1. Mandatory Material Separation By-law (including multi-rez);

2. Clear Bags for Residue;

3. Expanded Textile/Carpet Diversion;

4. Zero Waste for Schools Program;

5. Establish Retail Bag Policy for Markham;

6. Enhanced Promotion & Education: Drop & Shop;

7. Reuse Depot for Renovation Materials;

8. Curbside Electronics and Battery Collection Ban;

9. Establish Spring & Fall Clean-Up Days (encourage scavenging); and

10. Expanded Fall Leaf/Yard Collection to December 15.

To their credit, Markham residents have participated in the city’s diversion programs on a voluntary basis. To get at more recyclables, the city updated its waste bylaw on December 2012 making it mandatory for residential and multi-residential homes to separate their waste materials into four streams: recyclables, compostables, leaf-and-yard wastes and residue. This is expected to encourage residents that don’t divert wastes to start, and for those that do to improve their performance.

The cornerstone of the new initiatives is an unlimited “clear garbage bag program” that requires residents to use clear garbage bags, in preparation for the transition from the landfilling of waste residue to incineration in 2014.

The clear bag program will ensure Mark-ham’s waste does not contain hazardous or toxic materials, recyclables or organics. In a counterintuitive move, the current bi-weekly three-bag limit has been eliminated and replaced by an unlimited clear bag policy to give residents added flexibility. The advantages of switching to clear bags were too numerous for Markham officials to ignore. Carts and user-pay bag tags were considered but dismissed as ineffective tools for the cost containment and lasting recycling behaviour change Markham sought.

Additional program details

Long concerned about the lack of comprehensive recycling in its schools, Markham’s next step was to establish a program to support schools in implementing the Zero Waste approach. As each school has considerable control over its purchasing and disposal activities, this was a logical step.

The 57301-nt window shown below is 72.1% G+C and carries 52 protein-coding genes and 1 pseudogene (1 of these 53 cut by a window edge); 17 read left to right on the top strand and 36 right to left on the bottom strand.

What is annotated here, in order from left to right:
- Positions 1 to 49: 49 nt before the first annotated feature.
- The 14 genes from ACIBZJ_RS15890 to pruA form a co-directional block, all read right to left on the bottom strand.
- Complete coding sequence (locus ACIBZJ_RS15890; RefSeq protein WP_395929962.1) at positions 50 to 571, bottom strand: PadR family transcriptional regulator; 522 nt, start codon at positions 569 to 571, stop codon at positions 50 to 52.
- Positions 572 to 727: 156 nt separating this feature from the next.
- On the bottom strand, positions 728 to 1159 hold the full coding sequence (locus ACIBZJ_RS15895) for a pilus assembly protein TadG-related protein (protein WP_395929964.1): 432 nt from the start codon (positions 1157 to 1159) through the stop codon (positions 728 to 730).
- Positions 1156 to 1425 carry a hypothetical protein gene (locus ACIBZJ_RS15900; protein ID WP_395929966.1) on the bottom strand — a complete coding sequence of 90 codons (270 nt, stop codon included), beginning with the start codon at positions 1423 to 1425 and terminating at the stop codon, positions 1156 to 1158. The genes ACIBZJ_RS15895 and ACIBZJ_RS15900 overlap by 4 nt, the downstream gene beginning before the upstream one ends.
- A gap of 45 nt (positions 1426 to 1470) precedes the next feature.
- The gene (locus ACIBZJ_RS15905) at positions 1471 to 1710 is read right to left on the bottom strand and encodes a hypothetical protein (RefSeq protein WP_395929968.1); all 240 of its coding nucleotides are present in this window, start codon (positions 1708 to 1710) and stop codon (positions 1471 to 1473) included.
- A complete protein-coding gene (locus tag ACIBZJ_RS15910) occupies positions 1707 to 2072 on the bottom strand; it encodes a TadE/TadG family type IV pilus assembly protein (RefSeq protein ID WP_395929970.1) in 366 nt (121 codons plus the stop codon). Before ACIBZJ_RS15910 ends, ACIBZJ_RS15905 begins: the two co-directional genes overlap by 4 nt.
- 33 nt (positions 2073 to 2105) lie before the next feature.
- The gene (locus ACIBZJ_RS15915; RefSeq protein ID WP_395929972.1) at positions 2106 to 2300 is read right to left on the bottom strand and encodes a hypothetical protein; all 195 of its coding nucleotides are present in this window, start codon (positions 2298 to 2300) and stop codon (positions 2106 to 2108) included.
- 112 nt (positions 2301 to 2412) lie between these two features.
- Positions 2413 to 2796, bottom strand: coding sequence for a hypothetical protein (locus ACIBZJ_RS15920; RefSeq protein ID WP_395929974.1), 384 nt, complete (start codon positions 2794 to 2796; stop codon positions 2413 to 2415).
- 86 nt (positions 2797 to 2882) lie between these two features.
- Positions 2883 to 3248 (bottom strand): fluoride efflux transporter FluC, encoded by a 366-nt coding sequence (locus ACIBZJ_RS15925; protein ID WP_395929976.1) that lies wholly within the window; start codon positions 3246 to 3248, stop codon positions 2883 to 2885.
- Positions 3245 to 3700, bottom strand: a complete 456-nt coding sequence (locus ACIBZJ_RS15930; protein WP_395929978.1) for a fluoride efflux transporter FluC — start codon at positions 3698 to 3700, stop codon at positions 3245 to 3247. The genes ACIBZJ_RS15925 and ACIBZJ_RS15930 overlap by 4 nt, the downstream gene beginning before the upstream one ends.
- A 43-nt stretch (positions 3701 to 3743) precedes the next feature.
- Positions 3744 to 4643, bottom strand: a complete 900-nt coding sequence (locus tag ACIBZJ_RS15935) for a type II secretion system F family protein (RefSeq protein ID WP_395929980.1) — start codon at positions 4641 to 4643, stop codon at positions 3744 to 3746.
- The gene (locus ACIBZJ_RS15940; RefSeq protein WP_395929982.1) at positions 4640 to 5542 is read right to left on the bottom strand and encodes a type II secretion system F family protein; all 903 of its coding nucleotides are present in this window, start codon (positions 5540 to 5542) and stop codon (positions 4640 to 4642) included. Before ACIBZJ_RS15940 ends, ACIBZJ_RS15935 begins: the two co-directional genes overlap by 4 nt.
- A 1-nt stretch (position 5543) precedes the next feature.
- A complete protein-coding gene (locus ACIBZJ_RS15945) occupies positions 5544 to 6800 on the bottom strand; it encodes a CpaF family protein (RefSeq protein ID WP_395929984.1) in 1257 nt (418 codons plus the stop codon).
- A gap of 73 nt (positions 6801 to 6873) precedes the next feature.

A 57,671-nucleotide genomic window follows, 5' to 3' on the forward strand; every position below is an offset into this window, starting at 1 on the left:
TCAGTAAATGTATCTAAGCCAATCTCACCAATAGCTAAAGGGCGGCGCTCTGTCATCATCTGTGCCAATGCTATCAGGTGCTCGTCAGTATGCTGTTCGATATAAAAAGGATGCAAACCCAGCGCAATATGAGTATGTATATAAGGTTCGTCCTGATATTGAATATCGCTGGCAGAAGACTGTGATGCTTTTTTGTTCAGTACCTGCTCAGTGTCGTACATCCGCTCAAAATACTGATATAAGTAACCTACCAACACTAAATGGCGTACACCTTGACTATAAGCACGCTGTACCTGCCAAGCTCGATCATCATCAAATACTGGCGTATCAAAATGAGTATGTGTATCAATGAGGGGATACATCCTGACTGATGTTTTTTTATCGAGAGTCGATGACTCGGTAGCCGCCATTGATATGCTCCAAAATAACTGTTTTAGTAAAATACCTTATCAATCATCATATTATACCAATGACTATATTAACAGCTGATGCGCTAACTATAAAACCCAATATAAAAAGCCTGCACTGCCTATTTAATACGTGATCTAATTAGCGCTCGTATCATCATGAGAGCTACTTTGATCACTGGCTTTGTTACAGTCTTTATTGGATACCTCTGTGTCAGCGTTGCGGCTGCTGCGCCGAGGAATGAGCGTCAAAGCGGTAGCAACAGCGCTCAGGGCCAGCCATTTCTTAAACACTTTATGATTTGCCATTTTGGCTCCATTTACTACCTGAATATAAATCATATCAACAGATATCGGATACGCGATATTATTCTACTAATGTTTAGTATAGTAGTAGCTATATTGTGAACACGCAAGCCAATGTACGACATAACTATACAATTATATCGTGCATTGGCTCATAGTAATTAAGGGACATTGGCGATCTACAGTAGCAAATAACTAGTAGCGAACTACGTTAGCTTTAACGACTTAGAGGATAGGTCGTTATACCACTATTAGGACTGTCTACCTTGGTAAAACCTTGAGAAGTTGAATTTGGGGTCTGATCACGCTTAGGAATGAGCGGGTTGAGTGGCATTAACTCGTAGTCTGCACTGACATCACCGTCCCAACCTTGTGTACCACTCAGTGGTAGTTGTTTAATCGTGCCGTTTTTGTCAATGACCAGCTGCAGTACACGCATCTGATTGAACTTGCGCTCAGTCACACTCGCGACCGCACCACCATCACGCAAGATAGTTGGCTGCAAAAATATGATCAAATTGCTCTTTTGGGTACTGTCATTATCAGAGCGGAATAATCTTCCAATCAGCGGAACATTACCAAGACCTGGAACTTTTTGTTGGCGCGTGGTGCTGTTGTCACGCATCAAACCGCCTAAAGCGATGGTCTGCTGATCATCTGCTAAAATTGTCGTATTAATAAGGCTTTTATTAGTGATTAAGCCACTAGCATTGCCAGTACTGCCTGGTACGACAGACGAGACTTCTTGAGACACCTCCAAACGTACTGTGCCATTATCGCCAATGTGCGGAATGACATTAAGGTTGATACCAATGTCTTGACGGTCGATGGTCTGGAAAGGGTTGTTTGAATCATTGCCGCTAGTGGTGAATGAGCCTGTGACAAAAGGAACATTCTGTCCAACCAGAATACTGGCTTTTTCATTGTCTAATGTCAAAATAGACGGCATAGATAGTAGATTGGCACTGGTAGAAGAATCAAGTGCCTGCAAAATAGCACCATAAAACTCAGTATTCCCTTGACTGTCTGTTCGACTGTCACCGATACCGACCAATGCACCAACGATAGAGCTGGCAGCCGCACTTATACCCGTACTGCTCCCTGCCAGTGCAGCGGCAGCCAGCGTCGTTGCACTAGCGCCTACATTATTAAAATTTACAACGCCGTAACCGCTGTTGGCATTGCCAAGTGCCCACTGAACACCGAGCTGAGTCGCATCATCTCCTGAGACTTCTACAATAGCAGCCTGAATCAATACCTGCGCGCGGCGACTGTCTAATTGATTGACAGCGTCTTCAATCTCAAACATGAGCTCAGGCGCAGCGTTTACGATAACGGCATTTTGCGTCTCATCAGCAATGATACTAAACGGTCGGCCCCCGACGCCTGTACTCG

Markham’s “Zero Waste for Schools” program offers financial support through the Markham Environmental Sustainability Fund of up to $2,500 per school for green bins and blue boxes, and will provide collection of recyclables and organics at the curb.

To date, 10 of the 72 schools in Markham have adopted Zero Waste practices and achieved over 88 per cent diversion. Most importantly, future generations will be learning to properly sort recyclables.

To achieve the Zero Waste funding, participating schools must complete a waste audit, replace all large classroom waste bins with green bins and blue boxes, ban Styrofoam, and revamp their purchasing contracts with lunch providers.

Additional initiatives emanating from the Road Map include:

• Provision of bins in multi residential buildings for textiles, electronics and household batteries;

• Partnerships with local Service Clubs for public e-waste collection events throughout the year; and

• Acknowledge the impact of climate change and expand collection of leaf-and-yard wastes to December 15 each year.

The Road Map is expected to signal to residents, schools and businesses in Markham that it’s time for serious solutions to the problem of waste in our affluent province. It’s time for everyone to do more!

Claudia Marsales is Manager, Waste & Environmental Management, for the Town of Markham, Ontario. Contact Claudia at cmarsales@markham.ca